Ministers criticised for failing to curb smoking

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The Government was criticised yesterday for failing to ban smoking in pubs and restaurants, despite demanding talks to persuade publicans to expand no-smoking areas.

Tessa Jowell, the Culture Secretary, said she was calling in leaders of the hospitality industry to persuade them to improve facilities for non-smokers and tap into demand from non-smokers. She criticised the fact that only a "tiny" number of pubs and restaurants offered no-smoking areas and air conditioning to cut the risk of passive smoking.

The Action on Smoking and Health (Ash) charity said only legislation would combat the problem. Deborah Arnott, the director of Ash, said: "We feel people working in pubs and restaurants have a right to a smoke-free workplace and for that to happen legislation is necessary."

She added: "There's support for this from the British Medical Association, all the royal colleges and health experts. Plus it's popular with the public; this is what they want."

Writing in The Times, Ms Jowell said she wanted voluntary action instead of an outright ban. She said: "Blunt instruments such as a complete ban need the support of a substantial majority of the public to work and should be the last resort when the commercial interests involved refuse to go with the flow of informed public opinion.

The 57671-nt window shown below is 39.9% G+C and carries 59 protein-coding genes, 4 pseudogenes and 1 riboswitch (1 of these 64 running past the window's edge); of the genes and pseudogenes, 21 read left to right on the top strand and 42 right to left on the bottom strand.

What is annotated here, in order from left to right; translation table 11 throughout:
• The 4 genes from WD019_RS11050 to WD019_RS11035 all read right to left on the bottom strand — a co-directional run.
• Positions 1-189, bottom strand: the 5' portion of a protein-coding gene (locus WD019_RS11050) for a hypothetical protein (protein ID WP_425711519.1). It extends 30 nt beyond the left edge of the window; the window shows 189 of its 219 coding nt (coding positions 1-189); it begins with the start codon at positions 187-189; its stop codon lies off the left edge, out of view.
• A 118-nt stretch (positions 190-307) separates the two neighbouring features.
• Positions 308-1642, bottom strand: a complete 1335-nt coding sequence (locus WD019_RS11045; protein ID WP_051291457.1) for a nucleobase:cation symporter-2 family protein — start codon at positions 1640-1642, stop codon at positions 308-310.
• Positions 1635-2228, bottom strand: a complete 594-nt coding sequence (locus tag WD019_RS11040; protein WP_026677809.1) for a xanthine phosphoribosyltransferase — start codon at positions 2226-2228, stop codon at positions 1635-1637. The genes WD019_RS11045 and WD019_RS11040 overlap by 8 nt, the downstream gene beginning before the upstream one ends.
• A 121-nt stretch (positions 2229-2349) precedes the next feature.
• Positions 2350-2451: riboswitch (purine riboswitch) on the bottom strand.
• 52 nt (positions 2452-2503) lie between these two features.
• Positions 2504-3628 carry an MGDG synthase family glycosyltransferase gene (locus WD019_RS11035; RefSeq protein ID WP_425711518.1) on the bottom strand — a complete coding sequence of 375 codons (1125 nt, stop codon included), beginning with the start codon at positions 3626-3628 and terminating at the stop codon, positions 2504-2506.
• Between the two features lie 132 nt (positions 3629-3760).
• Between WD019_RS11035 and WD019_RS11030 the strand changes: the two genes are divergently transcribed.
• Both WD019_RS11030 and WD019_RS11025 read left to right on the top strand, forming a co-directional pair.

"I would prefer to see the hospitality industry tap into the huge numbers of non-smokers and reformed smokers like me who want to enjoy a night out without infringing the rights of those who still want to smoke.There are millions of us, and yet the proportion of eating and drinking places with no-smoking sections and decent air-con is still tiny."

"In 1998, about 23 per cent of pubs had no-smoking areas - now that's up to about 46 per cent. Enlightened self-interest is often the best ally of government policy."

Pub and restaurant owners set up a voluntary charter on smoking in 1998 and yesterday defended their record.

Nick Bish, chairman of the Charter Group, created to promote compliance with the charter and made up of representatives from the hospitality industry, said: "We think we've done a lot but that's not to say there's not a lot more that needs to be done."

Mr Bish, chief executive of the Association of Licensed Multiple Retailers, said: "It's most encouraging to see the Secretary of State is in favour of self-regulation as opposed to legislation."

Mark Hastings, from the British Beer and Pub Association, said just over 60 per cent of pubs had clear signs outside their premises telling people what to expect in terms of smoking management policies.

He said: "We recognise there's a growing demand among customers for non-smoking areas in our establishments - that's why we are seeking to deliver that and ensure there's a choice for smokers and non-smokers to allow them to be able to enjoy their social lives."

The Scottish Executive is currently consulting on a ban on smoking in public places after ruling out voluntary curbs.

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